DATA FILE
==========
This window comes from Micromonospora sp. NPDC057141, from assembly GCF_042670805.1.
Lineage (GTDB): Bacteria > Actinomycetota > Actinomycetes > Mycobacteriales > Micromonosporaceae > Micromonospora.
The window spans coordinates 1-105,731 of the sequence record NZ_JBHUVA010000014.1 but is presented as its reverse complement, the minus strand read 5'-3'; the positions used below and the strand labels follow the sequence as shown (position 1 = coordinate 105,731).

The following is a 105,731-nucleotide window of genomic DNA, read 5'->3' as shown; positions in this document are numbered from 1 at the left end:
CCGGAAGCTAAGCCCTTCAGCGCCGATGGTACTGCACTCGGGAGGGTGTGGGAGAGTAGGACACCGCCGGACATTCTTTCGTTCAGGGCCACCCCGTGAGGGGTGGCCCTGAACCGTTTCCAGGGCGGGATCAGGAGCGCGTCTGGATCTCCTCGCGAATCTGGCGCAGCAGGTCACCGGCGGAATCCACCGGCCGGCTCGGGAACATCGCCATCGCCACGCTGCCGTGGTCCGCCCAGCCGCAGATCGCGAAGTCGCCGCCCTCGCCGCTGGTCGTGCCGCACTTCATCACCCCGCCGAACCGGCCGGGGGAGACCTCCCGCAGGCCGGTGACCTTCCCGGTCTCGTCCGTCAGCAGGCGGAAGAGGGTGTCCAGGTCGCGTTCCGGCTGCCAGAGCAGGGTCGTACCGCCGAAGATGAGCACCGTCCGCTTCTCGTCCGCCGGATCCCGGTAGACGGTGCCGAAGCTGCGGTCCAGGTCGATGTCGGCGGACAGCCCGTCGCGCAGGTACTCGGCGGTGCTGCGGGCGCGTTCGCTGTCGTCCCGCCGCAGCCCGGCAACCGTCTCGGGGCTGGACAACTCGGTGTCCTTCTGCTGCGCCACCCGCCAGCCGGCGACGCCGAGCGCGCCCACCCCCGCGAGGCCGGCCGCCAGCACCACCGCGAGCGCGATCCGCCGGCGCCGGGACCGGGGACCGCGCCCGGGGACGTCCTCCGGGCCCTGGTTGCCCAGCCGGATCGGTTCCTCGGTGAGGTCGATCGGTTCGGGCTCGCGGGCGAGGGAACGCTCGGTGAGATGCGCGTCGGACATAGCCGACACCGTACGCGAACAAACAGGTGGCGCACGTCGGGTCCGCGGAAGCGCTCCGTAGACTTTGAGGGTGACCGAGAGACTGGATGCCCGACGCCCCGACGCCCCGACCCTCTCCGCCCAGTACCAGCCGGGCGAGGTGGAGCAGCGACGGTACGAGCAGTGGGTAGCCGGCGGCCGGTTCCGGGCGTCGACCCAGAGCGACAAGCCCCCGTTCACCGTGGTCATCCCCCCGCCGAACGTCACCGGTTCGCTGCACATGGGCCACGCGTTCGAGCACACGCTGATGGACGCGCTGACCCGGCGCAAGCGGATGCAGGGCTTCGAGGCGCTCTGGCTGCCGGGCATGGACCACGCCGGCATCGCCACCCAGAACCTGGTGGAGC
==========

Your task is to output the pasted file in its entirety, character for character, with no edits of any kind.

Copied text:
This window comes from Micromonospora sp. NPDC057141, from assembly GCF_042670805.1.
Lineage (GTDB): Bacteria > Actinomycetota > Actinomycetes > Mycobacteriales > Micromonosporaceae > Micromonospora.
The window spans coordinates 1-105,731 of the sequence record NZ_JBHUVA010000014.1 but is presented as its reverse complement, the minus strand read 5'-3'; the positions used below and the strand labels follow the sequence as shown (position 1 = coordinate 105,731).

The following is a 105,731-nucleotide window of genomic DNA, read 5'->3' as shown; positions in this document are numbered from 1 at the left end:
CCGGAAGCTAAGCCCTTCAGCGCCGATGGTACTGCACTCGGGAGGGTGTGGGAGAGTAGGACACCGCCGGACATTCTTTCGTTCAGGGCCACCCCGTGAGGGGTGGCCCTGAACCGTTTCCAGGGCGGGATCAGGAGCGCGTCTGGATCTCCTCGCGAATCTGGCGCAGCAGGTCACCGGCGGAATCCACCGGCCGGCTCGGGAACATCGCCATCGCCACGCTGCCGTGGTCCGCCCAGCCGCAGATCGCGAAGTCGCCGCCCTCGCCGCTGGTCGTGCCGCACTTCATCACCCCGCCGAACCGGCCGGGGGAGACCTCCCGCAGGCCGGTGACCTTCCCGGTCTCGTCCGTCAGCAGGCGGAAGAGGGTGTCCAGGTCGCGTTCCGGCTGCCAGAGCAGGGTCGTACCGCCGAAGATGAGCACCGTCCGCTTCTCGTCCGCCGGATCCCGGTAGACGGTGCCGAAGCTGCGGTCCAGGTCGATGTCGGCGGACAGCCCGTCGCGCAGGTACTCGGCGGTGCTGCGGGCGCGTTCGCTGTCGTCCCGCCGCAGCCCGGCAACCGTCTCGGGGCTGGACAACTCGGTGTCCTTCTGCTGCGCCACCCGCCAGCCGGCGACGCCGAGCGCGCCCACCCCCGCGAGGCCGGCCGCCAGCACCACCGCGAGCGCGATCCGCCGGCGCCGGGACCGGGGACCGCGCCCGGGGACGTCCTCCGGGCCCTGGTTGCCCAGCCGGATCGGTTCCTCGGTGAGGTCGATCGGTTCGGGCTCGCGGGCGAGGGAACGCTCGGTGAGATGCGCGTCGGACATAGCCGACACCGTACGCGAACAAACAGGTGGCGCACGTCGGGTCCGCGGAAGCGCTCCGTAGACTTTGAGGGTGACCGAGAGACTGGATGCCCGACGCCCCGACGCCCCGACCCTCTCCGCCCAGTACCAGCCGGGCGAGGTGGAGCAGCGACGGTACGAGCAGTGGGTAGCCGGCGGCCGGTTCCGGGCGTCGACCCAGAGCGACAAGCCCCCGTTCACCGTGGTCATCCCCCCGCCGAACGTCACCGGTTCGCTGCACATGGGCCACGCGTTCGAGCACACGCTGATGGACGCGCTGACCCGGCGCAAGCGGATGCAGGGCTTCGAGGCGCTCTGGCTGCCGGGCATGGACCACGCCGGCATCGCCACCCAGAACCTGGTGGAGC